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Perspective | Civil discourse and ‘the dying art of disagreement’

The following remarks were given by Rep. Craig Horn, R-Union, during the spring 2018 commencement ceremony at South Piedmont Community College.

I begin my remarks by giving you some advice that will be critical for success, your success, in life: Avail yourself of people that don’t agree with you. You don’t know the value of your position until you have to defend it. You may find the certainty that reinforces your views or you may find that your views are indefensible and must be reconsidered.

Perhaps you are wondering what is that about! Why would anyone begin commencement remarks with such stuff? After all, we are here to celebrate your achievement, your gained knowledge. We are here to tell you how smart you now are and how you will achieve great things. 

I am, however, going to take a slightly different course. On this commencement day, I suggest that you are here today to commence a journey toward your goals in your life. We are here to send you off on that journey.

I am also here to commence a campaign. Not an election campaign, not a political campaign, but a campaign to bring back civil discourse to our American way of life and I am asking you to join me. That is precisely why this day and this subject converge.

We are all leaders, some as a result of an election or an appointment, and some as a result of their own actions. You and I represent a constituency and now must give voice to their needs. We will each be called upon to inform, to encourage, and to make decisions in the best interests of others, our friends and supporters, not just ourselves. We are called upon to lead.

Leadership requires us to speak up and speak out. It requires us also to listen and to learn. That requires both perspective and perseverance.

Getting perspective entails gaining historical knowledge and listening to varying opinions. We must also gain perseverance and develop patience. All these can be learned, but not without personal effort.

Abraham Lincoln surrounded himself with “A Team of Rivals,” as noted in Doris Kearns Goodwin’s book of the same name. Lincoln was a man with little formal education, but he was imbued with that most uncommon of human attributes, common sense.

The importance of historical perspective can be summed up in one of the most famous quotes of all time.  In 1905, George Santayana, the famous Spanish philosopher and poet said, “Those that cannot remember the past are condemned to repeat it.” 

This quote has been used in various forms again and again. In October 2017 in New York City at the annual conference on Winston Churchill, Lord Alan Watson played off this quote when he said, “Our ignorance of the past can make us reckless in the present and irresponsible in the future.”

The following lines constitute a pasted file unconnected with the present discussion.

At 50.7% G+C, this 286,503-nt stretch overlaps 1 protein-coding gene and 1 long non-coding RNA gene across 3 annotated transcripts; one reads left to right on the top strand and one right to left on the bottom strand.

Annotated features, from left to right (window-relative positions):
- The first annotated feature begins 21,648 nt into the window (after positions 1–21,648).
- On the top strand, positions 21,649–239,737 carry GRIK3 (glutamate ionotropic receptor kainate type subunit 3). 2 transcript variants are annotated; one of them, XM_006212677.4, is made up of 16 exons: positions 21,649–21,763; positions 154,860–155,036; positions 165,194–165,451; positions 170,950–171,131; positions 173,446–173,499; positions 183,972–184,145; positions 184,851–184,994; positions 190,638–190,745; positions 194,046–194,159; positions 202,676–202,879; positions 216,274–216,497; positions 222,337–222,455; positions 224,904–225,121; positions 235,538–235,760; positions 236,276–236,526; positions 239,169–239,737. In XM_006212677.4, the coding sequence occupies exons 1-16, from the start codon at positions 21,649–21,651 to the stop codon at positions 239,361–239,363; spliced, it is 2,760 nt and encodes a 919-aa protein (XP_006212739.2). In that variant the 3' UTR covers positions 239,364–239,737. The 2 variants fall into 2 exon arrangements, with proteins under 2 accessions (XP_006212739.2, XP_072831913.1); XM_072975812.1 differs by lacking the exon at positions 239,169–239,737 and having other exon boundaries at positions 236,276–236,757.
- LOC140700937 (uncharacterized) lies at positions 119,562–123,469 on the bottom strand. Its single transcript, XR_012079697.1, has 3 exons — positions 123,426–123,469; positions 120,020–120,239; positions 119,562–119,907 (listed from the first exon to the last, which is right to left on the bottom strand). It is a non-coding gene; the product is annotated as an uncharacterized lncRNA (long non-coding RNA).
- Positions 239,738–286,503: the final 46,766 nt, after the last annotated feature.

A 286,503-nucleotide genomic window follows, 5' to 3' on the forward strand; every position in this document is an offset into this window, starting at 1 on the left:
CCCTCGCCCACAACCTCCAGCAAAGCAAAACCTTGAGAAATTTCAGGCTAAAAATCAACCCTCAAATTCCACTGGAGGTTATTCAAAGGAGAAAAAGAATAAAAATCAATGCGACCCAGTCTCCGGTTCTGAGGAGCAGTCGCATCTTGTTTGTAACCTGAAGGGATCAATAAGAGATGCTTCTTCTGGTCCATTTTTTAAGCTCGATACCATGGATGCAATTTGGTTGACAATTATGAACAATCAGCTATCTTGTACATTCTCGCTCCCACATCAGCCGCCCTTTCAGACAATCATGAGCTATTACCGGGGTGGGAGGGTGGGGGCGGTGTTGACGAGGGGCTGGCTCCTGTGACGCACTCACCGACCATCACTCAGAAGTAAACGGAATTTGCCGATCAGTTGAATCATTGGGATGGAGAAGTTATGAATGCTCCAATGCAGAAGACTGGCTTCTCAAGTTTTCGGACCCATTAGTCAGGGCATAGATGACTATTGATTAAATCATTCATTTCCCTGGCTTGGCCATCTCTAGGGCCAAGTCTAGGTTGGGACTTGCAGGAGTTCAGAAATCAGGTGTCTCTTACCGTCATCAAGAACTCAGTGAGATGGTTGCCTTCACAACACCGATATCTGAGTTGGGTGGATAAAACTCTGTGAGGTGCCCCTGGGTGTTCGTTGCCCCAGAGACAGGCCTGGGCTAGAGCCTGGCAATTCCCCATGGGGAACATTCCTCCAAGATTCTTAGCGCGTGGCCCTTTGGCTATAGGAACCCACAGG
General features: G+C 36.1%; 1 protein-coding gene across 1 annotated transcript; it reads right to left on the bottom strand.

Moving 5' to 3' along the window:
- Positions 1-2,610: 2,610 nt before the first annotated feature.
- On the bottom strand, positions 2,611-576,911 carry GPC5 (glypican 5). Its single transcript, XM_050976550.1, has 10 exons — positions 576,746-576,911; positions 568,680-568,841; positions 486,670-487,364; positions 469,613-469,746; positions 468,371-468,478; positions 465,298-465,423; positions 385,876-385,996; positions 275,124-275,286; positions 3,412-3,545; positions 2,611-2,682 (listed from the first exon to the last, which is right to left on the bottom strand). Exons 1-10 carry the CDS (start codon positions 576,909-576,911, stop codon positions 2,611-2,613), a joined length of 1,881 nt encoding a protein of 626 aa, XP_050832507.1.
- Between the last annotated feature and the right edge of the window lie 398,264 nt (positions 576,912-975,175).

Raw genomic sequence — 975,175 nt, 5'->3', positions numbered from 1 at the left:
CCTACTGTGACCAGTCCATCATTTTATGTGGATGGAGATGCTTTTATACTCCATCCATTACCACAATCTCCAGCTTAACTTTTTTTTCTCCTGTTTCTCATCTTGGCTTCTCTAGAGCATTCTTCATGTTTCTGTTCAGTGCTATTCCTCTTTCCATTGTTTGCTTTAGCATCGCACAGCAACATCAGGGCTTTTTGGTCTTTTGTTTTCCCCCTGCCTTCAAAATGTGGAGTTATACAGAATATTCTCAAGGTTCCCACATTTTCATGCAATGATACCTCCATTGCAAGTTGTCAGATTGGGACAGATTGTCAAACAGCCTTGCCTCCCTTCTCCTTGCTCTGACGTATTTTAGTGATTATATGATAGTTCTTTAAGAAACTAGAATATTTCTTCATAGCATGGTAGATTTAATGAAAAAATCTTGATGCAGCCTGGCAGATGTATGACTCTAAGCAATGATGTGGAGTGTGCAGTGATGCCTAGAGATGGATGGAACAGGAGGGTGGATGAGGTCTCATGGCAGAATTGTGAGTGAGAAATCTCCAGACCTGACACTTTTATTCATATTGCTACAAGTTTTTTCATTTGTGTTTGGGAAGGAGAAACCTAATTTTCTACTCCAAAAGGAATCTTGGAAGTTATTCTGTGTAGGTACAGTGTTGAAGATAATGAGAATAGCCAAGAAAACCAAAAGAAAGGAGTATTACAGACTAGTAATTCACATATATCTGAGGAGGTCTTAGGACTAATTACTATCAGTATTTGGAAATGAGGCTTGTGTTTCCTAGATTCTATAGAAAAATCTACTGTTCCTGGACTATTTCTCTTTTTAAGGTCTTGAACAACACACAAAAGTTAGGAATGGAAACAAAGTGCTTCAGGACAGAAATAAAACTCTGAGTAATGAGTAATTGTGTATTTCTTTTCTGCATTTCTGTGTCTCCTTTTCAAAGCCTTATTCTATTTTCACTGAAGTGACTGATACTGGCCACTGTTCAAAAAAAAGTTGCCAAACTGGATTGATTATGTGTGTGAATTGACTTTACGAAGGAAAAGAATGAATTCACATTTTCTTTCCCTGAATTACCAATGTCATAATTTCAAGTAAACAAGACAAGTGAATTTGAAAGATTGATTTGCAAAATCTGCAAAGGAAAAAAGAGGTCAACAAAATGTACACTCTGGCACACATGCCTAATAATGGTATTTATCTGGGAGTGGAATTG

Character and integrity, boldness, and determination are the hallmarks of leadership:

  • Character and integrity to do what is right, in spite of all pressures to the contrary.
  • Boldness to be willing to stand alone when necessary.
  • Determination to “never give in, never, never, never, never give in; in anything great or small, large or petty, never give in except to convictions of honor and good sense.”

Having the character and integrity to do what is right in the face of great pressures to the contrary has always been admired, but it has not always been appreciated. Many of us talk a good game on this trait, but we seldom measure up when the chips are down. 

We love it when public leaders stand tall, but only when they stand tall for what we believe. We love it when our elected officials cast an unpopular vote, but only if that vote agrees with our own. And we cheer on the one that marches to a different drummer, but only when we hear the same music. That is human nature, I suppose, but these are the hallmarks of great leadership.

We must steer confidently toward the Gettysburg Ideal of “government of the people, by the people and for the people.” Elected leaders must be especially proud to be servants of the people and should be ashamed to be their masters.

Character, integrity, boldness, and determination — these are the words synonymous with real leadership.

Let me now talk briefly about civil discourse and the art of disagreement, the theme of my remarks today.